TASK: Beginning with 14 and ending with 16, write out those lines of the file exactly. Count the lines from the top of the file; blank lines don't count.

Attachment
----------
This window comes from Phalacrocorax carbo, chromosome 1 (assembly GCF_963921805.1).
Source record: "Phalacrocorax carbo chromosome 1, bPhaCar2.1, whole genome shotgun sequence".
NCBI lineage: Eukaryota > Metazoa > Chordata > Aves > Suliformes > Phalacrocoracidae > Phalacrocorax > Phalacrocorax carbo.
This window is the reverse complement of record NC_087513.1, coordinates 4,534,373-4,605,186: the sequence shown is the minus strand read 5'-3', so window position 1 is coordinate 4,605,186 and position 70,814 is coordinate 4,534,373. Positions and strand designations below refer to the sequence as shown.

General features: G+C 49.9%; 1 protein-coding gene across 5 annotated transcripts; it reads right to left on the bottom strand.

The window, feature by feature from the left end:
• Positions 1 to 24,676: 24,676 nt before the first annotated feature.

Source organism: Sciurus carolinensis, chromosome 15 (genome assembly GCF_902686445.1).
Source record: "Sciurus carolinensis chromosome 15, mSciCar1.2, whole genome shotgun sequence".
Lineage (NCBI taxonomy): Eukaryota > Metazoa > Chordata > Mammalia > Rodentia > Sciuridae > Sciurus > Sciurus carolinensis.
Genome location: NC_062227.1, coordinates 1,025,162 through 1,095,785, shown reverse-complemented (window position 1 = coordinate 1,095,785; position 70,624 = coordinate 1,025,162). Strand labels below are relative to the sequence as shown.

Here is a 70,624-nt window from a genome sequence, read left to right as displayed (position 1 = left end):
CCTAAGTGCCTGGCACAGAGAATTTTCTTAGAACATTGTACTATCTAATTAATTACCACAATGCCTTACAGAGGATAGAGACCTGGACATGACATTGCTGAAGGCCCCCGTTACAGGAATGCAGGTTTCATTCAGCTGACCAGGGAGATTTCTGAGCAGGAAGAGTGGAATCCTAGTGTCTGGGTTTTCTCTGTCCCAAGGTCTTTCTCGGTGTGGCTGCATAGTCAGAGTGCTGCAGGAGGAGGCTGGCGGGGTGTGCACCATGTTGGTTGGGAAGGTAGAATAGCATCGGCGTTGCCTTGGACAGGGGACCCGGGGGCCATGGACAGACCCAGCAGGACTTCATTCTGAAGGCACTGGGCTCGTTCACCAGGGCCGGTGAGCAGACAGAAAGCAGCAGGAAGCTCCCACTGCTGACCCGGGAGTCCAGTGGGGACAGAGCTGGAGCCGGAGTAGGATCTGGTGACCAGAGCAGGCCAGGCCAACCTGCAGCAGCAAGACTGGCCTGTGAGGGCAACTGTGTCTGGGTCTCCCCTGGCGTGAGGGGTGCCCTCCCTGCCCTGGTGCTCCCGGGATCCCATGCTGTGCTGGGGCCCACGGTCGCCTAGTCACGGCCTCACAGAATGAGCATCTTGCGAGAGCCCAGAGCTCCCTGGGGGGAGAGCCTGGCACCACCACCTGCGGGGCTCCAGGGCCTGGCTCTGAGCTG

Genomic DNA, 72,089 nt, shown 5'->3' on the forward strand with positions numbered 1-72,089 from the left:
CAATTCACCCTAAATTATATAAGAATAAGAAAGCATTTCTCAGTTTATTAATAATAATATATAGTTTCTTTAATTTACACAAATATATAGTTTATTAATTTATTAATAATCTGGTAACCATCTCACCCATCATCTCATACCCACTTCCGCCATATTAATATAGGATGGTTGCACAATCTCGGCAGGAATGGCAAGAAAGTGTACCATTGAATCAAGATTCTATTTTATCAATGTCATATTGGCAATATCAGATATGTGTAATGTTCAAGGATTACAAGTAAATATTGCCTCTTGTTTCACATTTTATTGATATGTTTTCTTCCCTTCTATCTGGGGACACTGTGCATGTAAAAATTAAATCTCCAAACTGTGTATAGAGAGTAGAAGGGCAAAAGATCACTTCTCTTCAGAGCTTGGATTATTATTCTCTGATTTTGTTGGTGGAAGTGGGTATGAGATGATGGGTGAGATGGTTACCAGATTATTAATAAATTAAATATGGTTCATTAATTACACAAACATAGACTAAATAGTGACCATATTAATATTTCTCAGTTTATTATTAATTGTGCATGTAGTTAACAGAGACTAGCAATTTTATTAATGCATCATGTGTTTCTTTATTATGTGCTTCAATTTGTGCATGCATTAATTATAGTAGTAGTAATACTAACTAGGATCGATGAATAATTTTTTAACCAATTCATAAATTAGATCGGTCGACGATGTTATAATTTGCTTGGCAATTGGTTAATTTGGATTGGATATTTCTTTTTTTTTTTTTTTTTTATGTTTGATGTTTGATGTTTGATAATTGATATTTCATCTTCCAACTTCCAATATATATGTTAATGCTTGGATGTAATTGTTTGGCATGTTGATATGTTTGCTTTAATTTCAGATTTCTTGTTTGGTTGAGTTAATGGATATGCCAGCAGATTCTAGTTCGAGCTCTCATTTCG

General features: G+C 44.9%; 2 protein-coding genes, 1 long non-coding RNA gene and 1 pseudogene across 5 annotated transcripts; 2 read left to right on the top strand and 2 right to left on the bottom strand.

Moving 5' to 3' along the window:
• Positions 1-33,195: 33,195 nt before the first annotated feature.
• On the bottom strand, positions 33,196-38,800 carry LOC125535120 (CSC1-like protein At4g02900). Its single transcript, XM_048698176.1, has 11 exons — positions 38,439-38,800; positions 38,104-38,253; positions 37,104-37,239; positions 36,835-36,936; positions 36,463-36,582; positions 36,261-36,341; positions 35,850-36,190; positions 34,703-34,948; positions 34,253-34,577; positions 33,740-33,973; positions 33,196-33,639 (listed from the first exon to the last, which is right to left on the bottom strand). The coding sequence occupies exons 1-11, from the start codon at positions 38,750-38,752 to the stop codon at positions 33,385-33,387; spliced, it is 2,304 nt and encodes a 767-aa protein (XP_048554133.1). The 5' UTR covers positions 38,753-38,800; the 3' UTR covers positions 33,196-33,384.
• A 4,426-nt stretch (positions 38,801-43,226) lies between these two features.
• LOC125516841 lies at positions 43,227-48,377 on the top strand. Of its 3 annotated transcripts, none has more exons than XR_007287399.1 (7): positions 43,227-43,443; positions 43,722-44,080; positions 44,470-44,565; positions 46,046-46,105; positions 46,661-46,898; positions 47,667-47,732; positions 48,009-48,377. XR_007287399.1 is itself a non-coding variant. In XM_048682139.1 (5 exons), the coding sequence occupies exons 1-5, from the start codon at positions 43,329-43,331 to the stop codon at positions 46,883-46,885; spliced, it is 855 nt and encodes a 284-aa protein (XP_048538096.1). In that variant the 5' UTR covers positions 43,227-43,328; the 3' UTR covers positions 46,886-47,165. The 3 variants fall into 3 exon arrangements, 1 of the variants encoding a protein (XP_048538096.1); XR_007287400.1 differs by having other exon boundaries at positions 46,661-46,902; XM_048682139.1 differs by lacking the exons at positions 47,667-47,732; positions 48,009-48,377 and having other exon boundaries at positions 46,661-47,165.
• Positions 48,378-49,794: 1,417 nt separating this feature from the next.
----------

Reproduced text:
Genomic DNA, 72,089 nt, shown 5'->3' on the forward strand with positions numbered 1-72,089 from the left:
CAATTCACCCTAAATTATATAAGAATAAGAAAGCATTTCTCAGTTTATTAATAATAATATATAGTTTCTTTAATTTACACAAATATATAGTTTATTAATTTATTAATAATCTGGTAACCATCTCACCCATCATCTCATACCCACTTCCGCCATATTAATATAGGATGGTTGCACAATCTCGGCAGGAATGGCAAGAAAGTGTACCATTGAATCAAGATTCTATTTTATCAATGTCATATTGGCAATATCAGATATGTGTAATGTTCAAGGATTACAAGTAAATATTGCCTCTTGTTTCACATTTTATTGATATGTTTTCTTCCCTTCTATCTGGGGACACTGTGCATGTAAAAATTAAATCTCCAAACTGTGTATAGAGAGTAGAAGGGCAAAAGATCACTTCTCTTCAGAGCTTGGATTATTATTCTCTGATTTTGTTGGTGGAAGTGGGTATGAGATGATGGGTGAGATGGTTACCAGATTATTAATAAATTAAATATGGTTCATTAATTACACAAACATAGACTAAATAGTGACCATATTAATATTTCTCAGTTTATTATTAATTGTGCATGTAGTTAACAGAGACTAGCAATTTTATTAATGCATCATGTGTTTCTTTATTATGTGCTTCAATTTGTGCATGCATTAATTATAGTAGTAGTAATACTAACTAGGATCGATGAATAATTTTTTAACCAATTCATAAATTAGATCGGTCGACGATGTTATAATTTGCTTGGCAATTGGTTAATTTGGATTGGATATTTCTTTTTTTTTTTTTTTTTTATGTTTGATGTTTGATGTTTGATAATTGATATTTCATCTTCCAACTTCCAATATATATGTTAATGCTTGGATGTAATTGTTTGGCATGTTGATATGTTTGCTTTAATTTCAGATTTCTTGTTTGGTTGAGTTAATGGATATGCCAGCAGATTCTAGTTCGAGCTCTCATTTCG

General features: G+C 44.9%; 2 protein-coding genes, 1 long non-coding RNA gene and 1 pseudogene across 5 annotated transcripts; 2 read left to right on the top strand and 2 right to left on the bottom strand.